What Does It Mean? “Bury Your Head in the Sand”

Tell me: What involves an ostrich, a myth, and a closed mind?

Give up?

Another American idiom!


Bury in sand title

A couple of weeks ago, I used a beach-themed tongue-twister to highlight the difference between the “S” and “SH” sounds in American English pronunciation. Since we’re still in the heat of summer, this week I’m highlighting another “beachy” phrase that you may hear around your workplace.


The origin of the idiom “bury your head in the sand” is not really based on fact… but Americans still use this phrase as a way to show their displeasure with someone who is not listening to the facts.

Learn more about it, and how to use it, in my new video:



Once again, Americans love the beach as much as anyone, and we have a myriad of idioms to prove it. Here are some other “beachy” phrases… do you know what they mean? If not, take a moment to look them up!


beach idioms

Is your foreign accent holding you back in your workplace?

Don’t bury your head in the sand…

American pronunciation training could be what you need to gain that next step in your career!

If my video and article helped you with American phrases and pronunciation, or if you’d like more information on accent reduction, take my free accent screening and receive a free pronunciation guide at losemyaccent.com.

Phrases of the “Heart”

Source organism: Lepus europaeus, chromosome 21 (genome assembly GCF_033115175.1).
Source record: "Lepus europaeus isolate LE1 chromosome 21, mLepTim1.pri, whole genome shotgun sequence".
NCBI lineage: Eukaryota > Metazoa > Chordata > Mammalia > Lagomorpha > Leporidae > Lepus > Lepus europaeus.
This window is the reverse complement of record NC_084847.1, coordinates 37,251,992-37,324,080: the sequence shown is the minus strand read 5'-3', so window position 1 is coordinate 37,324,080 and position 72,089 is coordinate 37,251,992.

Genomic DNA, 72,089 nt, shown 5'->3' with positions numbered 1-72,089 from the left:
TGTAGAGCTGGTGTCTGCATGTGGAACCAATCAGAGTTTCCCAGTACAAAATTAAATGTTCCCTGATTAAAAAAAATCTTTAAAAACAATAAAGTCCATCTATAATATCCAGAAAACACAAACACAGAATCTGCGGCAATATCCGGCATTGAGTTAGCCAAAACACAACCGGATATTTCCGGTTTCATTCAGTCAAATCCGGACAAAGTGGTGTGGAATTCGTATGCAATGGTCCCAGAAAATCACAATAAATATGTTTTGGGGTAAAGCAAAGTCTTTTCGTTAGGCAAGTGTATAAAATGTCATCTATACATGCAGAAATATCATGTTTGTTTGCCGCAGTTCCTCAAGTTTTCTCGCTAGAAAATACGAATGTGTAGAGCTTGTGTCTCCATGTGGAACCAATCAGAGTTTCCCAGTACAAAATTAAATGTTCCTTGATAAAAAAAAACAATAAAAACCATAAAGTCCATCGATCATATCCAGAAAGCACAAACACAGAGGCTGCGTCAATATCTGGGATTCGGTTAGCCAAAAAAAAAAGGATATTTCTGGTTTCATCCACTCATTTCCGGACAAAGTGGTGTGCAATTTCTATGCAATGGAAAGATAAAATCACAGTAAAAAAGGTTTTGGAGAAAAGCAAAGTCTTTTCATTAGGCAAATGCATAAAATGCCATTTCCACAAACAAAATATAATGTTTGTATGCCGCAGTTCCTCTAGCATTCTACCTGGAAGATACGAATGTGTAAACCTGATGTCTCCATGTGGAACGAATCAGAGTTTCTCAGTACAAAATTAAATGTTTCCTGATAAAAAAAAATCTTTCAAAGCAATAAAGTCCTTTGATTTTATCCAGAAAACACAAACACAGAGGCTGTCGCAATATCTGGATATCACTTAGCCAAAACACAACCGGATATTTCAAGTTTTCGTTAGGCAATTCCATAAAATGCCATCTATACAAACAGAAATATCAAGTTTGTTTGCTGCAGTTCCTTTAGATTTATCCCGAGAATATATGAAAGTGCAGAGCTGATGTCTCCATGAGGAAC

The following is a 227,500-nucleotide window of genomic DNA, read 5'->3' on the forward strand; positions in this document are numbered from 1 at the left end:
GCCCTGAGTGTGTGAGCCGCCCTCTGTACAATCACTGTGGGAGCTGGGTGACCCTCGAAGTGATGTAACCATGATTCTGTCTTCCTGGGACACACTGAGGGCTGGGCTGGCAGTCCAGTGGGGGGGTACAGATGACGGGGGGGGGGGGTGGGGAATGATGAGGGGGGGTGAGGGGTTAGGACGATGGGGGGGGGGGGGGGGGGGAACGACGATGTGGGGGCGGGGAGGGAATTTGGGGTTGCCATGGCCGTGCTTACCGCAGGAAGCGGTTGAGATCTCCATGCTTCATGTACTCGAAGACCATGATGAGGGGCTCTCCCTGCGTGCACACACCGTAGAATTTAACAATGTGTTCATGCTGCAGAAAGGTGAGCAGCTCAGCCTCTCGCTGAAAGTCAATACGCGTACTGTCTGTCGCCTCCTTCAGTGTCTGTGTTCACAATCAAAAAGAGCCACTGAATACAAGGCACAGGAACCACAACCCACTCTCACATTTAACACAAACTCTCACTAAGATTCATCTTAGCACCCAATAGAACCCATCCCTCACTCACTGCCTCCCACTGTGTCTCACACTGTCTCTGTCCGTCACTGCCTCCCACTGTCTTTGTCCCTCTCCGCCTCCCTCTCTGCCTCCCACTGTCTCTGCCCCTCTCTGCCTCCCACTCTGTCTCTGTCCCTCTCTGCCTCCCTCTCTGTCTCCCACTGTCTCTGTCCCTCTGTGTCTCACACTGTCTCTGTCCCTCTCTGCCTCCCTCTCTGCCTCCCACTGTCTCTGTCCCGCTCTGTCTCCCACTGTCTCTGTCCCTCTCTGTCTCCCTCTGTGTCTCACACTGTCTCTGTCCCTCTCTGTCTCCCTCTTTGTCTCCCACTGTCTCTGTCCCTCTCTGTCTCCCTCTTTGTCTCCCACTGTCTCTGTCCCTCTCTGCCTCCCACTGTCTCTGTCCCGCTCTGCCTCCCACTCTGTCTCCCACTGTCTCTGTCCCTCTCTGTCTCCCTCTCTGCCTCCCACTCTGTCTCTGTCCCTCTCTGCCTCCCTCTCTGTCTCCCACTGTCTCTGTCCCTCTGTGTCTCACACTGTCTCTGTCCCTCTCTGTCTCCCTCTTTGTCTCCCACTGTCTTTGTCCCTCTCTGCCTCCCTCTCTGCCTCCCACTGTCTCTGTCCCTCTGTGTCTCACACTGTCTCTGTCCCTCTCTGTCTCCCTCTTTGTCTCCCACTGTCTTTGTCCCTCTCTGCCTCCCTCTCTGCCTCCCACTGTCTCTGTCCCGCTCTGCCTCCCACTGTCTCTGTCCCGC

It’s probably fair to say that humans will never be able to fully express the emotion of love through our words… but that doesn’t keep us from trying! In America, romantic love has its own holiday on February 14th : Valentine’s Day.

As we approach that day, you’ll see the heart as a symbol of love everywhere you go. We also use the heart as a symbol in our language, to try to communicate the closeness of our love. Today’s video takes you through many of the “heart” phrases we use in conversation and in music.

Don’t “break my heart”… check it out!

.The English language is also full of “heart” idioms that don’t necessarily deal with love. Instead, the heart represents the situation being very important or close to us.


Here are some “heart” phrases you might encounter that have more negative meanings:

What does it mean (2)

And here are some that have a more positive message:

What does it mean

I hope you know I have your “best interest at heart”… that means I want you to succeed! If you’re struggling with American phrases and sounds, consider taking my free accent screening, and receive a pronunciation guide too, at losemyaccent.com.